There’s one bottle in the Saturday, November 10 Vintages Release that truly stands out from all the rest: Rosewood Estate’s 2008 Mead Royale (LCBO# 296178). If you have never tried the remarkable locally made drink that is mead, or ‘honey wine’, this is a great opportunity. While the “Royale” the top label from Rosewood’s mead collection, and has been well aged in bottle, a 500 ml bottle is only $14.95.
The Roman family, who own and operate Rosewood on Niagara’s Beamsville Bench, had been keeping bees for generation before they decided to set up their vineyard and winery. They maintain 10 “bee yards” in the region, which house about 10,000,000 bees. Family spokesperson Krystina Roman believes Rosewood bees pollinate most of Niagara’s fruits and explained at a recent launch that she comes from “a team of bee keepers” who knew they’d make mead as soon as they decided to make wine.
Winemaker Natalie Spytkowsi explains that mead is simply the product of three ingredients: the estate’s honey (harvested twice a summer for each vintage), water and yeast for fermenting. Spytkowsi barrel ages the mead in French oak for six months to round out the flavours, which results in a smooth, semi-sweet drink. While it’s not surprising that there is a distinct honey flavour to the Royale Mead (along with orange, almond and ginger), there is also a good amount of acidity which balances the sweetness in the way of a good dessert wine. Apparently, this touch of tartness is a natural byproduct of fermentation.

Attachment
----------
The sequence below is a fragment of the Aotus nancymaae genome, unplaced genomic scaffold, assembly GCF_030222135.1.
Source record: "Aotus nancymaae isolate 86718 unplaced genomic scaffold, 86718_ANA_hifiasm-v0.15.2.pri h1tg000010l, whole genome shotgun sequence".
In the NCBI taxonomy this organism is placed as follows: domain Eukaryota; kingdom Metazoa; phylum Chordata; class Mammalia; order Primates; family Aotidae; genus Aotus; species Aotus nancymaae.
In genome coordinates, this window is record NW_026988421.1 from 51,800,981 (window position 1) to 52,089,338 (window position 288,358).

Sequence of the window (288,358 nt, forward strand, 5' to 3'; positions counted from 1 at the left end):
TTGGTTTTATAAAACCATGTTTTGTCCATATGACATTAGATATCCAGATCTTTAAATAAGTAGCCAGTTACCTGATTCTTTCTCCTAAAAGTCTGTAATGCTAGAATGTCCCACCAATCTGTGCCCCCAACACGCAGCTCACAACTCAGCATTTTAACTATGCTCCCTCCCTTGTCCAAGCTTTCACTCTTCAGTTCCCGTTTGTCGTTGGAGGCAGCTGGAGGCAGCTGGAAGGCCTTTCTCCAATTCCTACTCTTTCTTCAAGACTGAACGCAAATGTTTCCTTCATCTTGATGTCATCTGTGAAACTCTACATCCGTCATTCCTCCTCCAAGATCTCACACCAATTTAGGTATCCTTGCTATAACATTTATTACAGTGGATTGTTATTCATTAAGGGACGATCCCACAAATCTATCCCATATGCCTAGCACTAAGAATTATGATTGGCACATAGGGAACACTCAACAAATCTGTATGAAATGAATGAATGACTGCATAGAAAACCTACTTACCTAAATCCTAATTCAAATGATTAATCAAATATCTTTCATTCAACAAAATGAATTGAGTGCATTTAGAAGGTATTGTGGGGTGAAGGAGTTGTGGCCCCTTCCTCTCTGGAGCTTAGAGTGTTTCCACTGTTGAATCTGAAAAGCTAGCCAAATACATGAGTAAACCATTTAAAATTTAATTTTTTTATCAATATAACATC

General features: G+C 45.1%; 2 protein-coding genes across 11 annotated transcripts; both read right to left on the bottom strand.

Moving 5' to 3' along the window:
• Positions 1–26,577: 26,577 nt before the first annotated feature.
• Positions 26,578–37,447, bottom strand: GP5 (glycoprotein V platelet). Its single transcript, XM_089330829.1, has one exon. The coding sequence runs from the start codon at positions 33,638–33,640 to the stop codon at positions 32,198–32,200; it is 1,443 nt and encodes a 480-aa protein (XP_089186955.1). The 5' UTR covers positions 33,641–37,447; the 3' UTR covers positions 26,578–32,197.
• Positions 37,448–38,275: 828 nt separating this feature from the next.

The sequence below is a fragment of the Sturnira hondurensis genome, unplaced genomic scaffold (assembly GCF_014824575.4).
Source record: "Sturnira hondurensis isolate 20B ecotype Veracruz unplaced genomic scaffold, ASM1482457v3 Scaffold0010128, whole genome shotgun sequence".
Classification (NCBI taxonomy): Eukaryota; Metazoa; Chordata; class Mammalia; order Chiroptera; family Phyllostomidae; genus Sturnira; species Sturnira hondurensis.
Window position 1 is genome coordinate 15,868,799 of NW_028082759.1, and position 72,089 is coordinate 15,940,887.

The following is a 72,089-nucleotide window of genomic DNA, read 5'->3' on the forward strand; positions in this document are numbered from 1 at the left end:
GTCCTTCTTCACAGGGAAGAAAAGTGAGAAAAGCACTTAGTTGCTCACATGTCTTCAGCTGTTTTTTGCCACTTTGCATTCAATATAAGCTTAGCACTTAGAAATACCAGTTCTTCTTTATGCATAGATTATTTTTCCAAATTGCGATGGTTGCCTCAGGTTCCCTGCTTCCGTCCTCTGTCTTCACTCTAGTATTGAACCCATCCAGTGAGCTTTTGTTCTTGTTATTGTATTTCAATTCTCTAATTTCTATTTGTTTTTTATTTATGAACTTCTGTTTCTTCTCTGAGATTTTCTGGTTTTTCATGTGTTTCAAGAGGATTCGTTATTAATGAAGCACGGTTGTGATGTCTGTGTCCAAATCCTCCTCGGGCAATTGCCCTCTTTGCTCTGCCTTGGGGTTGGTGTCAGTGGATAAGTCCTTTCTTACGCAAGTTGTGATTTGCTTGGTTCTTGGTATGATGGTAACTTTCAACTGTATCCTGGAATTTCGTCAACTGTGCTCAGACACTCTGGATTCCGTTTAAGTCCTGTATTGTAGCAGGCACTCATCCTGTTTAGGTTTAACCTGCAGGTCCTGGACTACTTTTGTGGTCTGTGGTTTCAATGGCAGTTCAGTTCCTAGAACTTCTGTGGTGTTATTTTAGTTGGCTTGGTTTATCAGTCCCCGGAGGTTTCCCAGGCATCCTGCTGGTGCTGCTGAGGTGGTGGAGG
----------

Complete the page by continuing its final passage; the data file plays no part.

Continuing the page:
The 2008 Mead Royale, I think, deserves to be served as a kind of tasting event – at least for the first time. I tasted it recently with an aged Thunder Oak Gouda, which paired beautifully. This could work both as the end of a dinner party or as an aperitif at the beginning of one. It would also work with dessert as long as the dish isn’t too sweet: canned peaches and cream or plain vanilla ice cream.
In any event, the Mead Royale is a fun way to try a rarely found kind of wine and dream about the bees and flowers of next spring and summer.
Malcolm Jolley is a founding editor of Good Food Revolution and Executive Director of Good Food Media, the not-for-profit corporation which publishes it. Follow him at twitter.com/malcolmjolley